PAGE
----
WR: The importance of self-worth is by far the biggest lesson I have learned. As with all the best life lessons, this of course has come from making a series of mistakes and learning from them. As a freelancer, you have to be confident in the worth of what you believe you have to offer to a client. You need to be able to say ‘no’ to people and to stand your ground from time to time. You also have to learn when to compromise and when to settle.
CH.89: Do you regard personal style & taste to be of highest importance?
WR: Not really, I think it can be good to know what you like. But I also think It’s really important to let other people teach you about things you may not have been willing to learn about before. I think it’s really beneficial for your creativity to be into a whole bunch of styles.
WR: The amount of coffee you drink.
CH.89: What is one thing you love about being an artist?
WR: The amount of coffee you drink.
CH.89: Is there anyone in particular, any artist’s that inspire you in any way?
WR: Cleon Peterson, Mercedes Bellido & Sean Morris to name a few. Cleon Petersons work is by far my biggest inspiration; I was lucky enough to see an exhibition of his in Paris a few years ago along with his giant mural beneath the Eiffel Tower. His work is so routed in and inspired by antiquity and art history in particular Roman and Greek motifs.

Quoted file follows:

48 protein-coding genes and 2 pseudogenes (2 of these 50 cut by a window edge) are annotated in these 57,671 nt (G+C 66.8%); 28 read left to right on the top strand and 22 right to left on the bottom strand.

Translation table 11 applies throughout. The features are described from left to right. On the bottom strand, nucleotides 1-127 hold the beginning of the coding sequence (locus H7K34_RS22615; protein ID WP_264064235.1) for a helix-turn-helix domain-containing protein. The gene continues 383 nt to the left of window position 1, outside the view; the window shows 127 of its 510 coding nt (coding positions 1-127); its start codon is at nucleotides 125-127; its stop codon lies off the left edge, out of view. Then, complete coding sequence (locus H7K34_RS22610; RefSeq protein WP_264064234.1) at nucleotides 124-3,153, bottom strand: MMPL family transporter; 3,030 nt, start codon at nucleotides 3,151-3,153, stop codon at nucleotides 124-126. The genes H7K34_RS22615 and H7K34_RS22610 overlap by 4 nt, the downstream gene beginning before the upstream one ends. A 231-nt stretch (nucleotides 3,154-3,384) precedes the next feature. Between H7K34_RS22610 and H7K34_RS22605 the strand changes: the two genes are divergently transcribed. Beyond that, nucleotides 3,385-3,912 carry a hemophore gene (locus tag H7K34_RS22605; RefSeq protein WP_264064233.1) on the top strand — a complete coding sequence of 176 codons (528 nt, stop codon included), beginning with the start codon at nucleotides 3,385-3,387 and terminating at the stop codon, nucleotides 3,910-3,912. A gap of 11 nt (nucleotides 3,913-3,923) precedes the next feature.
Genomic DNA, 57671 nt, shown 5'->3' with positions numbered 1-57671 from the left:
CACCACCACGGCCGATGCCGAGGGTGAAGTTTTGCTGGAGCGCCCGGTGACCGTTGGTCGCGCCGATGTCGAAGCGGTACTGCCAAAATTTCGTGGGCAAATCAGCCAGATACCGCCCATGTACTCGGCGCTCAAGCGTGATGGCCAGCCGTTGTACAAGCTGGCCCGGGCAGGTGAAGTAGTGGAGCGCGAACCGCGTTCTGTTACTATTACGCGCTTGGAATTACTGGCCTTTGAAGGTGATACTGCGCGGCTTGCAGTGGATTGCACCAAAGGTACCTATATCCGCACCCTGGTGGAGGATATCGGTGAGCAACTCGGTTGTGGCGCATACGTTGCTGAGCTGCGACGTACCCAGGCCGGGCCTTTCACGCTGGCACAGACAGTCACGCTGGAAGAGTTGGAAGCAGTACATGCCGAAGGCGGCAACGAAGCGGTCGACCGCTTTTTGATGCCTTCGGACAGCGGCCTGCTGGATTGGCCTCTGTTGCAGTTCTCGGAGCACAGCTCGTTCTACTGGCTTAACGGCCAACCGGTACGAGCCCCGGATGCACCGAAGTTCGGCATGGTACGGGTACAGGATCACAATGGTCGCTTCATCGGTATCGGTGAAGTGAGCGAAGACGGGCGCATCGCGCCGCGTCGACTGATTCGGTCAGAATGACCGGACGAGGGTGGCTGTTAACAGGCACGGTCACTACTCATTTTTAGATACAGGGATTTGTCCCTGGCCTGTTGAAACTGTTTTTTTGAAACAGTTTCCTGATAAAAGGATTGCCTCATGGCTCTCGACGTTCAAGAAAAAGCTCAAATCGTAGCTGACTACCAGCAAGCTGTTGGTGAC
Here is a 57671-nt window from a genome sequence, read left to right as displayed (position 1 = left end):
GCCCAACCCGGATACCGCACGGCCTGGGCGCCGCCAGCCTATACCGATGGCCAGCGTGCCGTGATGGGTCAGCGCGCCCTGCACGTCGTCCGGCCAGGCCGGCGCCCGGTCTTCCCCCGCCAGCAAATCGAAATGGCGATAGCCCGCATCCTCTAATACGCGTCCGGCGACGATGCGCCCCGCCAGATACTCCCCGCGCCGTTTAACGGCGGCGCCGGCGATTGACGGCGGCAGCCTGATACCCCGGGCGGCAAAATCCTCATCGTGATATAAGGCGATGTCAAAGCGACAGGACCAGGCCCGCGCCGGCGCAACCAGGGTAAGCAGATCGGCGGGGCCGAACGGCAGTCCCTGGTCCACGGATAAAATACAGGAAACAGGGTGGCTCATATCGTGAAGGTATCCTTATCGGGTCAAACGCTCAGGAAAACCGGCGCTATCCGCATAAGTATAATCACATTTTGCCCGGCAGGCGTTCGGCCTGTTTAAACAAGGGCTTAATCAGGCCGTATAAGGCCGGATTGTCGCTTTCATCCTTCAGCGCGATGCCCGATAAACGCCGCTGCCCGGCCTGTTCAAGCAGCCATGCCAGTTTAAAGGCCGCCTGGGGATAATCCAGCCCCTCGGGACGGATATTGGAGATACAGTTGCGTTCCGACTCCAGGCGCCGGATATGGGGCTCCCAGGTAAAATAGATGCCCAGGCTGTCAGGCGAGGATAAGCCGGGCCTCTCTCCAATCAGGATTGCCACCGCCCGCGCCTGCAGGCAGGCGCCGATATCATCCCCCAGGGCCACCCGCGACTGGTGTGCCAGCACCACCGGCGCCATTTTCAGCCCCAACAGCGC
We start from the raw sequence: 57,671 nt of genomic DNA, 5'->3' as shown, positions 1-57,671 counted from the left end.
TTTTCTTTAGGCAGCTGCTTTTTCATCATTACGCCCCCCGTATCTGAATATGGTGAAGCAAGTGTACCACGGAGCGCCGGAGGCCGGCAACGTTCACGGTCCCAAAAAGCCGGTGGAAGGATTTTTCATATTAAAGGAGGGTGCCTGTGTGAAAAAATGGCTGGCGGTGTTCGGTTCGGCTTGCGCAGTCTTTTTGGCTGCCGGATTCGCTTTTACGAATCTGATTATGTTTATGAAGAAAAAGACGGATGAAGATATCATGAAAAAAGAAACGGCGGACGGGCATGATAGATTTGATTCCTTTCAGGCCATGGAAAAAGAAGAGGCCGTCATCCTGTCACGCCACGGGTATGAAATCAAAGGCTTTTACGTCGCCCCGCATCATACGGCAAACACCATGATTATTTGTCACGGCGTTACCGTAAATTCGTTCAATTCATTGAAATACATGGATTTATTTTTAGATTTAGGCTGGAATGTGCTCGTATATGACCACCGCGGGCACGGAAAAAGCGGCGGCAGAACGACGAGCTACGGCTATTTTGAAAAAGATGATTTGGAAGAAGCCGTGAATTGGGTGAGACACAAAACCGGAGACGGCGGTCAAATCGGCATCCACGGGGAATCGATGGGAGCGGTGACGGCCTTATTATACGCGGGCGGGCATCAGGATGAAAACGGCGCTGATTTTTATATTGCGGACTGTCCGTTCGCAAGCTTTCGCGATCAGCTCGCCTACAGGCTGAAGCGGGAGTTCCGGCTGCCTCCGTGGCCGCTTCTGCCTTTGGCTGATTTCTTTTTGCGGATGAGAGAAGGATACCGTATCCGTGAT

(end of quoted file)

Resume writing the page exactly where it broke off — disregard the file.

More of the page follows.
CH.89: What do you think of technology in terms of being a useful tool for artists today?
WR: As I mentioned previously, I create a lot of my work using a Wacom tablet. The end result is not unlike anything I could create using more manual methods, but it’s the process that is made much more efficient. Technology is wonderful tool for artists to explore and experiment with and by no means makes the artwork less valuable or less valid. Having said that, I do believe that the feeling you get from creating something in a more hands on approach can be 10 times more rewarding.
CH.89: Do you think being an artist allows you to view the world differently from those who don’t follow creative paths?
CH.89: Do you enjoy traveling? If so, do you have a favorite city?
WR: I’ve always loved to travel, it is always so refreshing for your creativity to get out and explore another part of the world. My favorite city has to be Kyoto in Japan or Copenhagen in Denmark.
CH.89: Do you have a favorite author or book?
WR: I actually don’t really read so much. I’ve read all the Harry Potters though. Big up Hufflepuff!
CH.89: Any future goals or plans for your artwork?
WR: Lots. They are never ending. My main goal for the short term is to paint more and create more work for myself. I will also be releasing a bunch of new products before the end of the year. Long-term plans include: working with more awesome clients and taking part in more events such as art fairs and exhibitions.
CH.89: What does being an artist mean to you?
WR: I think being an artist means creating works that reflect how you feel in some way. Whereas being a designer means solving problems in some way. I am somewhere in the middle I think.
CH.89: What’s the last song you listened to?
WR: Truth Is Heavy by Benjamin Booker
CH.89: Any last words on the aesthetic of your artwork?
WR: Keep it simple.